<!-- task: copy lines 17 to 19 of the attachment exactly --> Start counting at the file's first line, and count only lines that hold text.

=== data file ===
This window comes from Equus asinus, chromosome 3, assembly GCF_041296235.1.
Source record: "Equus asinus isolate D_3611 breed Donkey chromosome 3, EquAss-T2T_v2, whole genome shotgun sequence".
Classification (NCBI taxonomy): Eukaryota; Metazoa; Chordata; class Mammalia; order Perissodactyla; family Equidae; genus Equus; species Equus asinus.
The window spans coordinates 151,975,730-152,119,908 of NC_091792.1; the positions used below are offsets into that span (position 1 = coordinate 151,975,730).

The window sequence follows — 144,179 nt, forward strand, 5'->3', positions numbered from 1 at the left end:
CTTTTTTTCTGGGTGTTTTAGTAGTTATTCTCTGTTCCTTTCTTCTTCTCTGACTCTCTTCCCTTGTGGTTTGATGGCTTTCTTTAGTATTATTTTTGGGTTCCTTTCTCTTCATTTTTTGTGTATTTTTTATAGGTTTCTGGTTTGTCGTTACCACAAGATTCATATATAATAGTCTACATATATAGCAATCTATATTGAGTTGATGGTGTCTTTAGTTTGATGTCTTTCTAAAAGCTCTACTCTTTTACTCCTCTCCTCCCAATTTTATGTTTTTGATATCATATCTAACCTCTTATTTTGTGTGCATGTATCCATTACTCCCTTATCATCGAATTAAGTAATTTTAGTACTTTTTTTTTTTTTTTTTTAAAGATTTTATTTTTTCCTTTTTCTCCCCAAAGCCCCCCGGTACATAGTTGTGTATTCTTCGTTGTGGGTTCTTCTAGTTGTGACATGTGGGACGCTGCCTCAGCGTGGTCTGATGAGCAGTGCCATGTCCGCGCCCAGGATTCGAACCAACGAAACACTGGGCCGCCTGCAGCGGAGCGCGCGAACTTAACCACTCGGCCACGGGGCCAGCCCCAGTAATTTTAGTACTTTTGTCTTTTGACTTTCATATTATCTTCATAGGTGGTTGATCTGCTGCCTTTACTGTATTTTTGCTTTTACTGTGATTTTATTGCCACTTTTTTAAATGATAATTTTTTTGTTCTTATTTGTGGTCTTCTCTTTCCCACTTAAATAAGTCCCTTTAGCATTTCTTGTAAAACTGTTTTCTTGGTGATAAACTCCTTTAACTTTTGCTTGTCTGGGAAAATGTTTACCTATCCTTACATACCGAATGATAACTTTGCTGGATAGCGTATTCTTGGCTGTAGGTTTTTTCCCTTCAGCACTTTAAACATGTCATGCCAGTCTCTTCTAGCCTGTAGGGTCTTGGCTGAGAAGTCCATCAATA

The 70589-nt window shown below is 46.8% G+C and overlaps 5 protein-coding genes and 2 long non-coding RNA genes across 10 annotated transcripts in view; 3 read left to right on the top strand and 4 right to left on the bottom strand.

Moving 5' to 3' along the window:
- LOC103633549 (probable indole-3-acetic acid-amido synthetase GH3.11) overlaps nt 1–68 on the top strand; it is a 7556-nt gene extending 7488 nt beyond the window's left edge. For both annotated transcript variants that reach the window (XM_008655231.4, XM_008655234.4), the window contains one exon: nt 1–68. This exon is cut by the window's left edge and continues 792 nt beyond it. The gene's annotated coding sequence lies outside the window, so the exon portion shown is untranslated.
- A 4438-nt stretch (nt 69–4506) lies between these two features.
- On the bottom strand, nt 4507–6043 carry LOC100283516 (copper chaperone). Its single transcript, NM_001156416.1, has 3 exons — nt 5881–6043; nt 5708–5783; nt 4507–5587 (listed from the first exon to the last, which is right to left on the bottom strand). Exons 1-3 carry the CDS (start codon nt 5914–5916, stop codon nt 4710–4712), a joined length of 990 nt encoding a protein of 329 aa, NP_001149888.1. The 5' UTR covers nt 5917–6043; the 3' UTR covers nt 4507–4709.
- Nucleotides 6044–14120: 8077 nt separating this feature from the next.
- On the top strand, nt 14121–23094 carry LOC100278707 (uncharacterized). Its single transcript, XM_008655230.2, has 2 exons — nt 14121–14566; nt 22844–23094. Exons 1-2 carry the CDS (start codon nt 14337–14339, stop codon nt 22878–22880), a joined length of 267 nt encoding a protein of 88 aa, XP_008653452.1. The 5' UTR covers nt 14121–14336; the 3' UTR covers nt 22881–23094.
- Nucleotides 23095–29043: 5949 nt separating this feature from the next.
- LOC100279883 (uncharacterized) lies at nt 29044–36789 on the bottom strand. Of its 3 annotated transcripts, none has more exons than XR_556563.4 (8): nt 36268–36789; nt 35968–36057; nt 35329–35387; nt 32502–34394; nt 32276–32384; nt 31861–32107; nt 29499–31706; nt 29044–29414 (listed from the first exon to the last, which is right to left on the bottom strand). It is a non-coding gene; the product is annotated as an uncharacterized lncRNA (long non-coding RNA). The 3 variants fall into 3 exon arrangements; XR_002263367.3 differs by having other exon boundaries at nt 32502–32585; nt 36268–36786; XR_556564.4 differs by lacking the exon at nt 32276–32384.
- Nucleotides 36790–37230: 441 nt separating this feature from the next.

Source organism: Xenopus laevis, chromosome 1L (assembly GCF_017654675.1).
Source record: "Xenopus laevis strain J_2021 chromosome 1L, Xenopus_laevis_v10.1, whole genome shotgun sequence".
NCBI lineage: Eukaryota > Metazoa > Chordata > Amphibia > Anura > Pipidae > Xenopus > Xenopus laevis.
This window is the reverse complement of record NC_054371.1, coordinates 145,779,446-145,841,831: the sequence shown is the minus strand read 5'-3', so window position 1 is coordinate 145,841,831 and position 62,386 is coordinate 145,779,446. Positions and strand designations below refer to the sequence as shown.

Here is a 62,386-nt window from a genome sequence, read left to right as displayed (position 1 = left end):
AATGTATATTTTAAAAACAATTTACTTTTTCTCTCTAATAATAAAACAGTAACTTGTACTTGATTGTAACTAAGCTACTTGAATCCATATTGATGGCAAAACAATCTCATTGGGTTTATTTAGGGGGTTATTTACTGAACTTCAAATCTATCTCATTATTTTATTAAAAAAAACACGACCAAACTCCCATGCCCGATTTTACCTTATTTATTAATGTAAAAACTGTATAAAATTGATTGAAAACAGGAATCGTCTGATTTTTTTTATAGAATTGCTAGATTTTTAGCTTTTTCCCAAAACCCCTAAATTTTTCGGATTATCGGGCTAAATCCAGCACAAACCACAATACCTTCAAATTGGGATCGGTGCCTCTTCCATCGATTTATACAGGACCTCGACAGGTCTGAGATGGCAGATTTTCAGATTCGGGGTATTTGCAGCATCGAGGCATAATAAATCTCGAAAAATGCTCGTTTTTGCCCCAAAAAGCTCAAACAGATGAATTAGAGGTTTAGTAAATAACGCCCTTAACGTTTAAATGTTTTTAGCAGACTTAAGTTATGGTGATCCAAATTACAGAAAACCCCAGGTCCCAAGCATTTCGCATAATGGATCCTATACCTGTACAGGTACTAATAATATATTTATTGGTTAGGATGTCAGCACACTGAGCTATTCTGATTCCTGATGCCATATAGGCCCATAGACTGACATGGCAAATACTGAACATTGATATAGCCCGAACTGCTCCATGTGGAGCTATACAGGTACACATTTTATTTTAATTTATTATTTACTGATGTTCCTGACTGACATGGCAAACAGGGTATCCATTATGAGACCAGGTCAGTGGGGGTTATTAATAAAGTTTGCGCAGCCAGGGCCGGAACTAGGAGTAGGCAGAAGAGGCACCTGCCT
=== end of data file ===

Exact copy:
Source organism: Xenopus laevis, chromosome 1L (assembly GCF_017654675.1).
Source record: "Xenopus laevis strain J_2021 chromosome 1L, Xenopus_laevis_v10.1, whole genome shotgun sequence".
NCBI lineage: Eukaryota > Metazoa > Chordata > Amphibia > Anura > Pipidae > Xenopus > Xenopus laevis.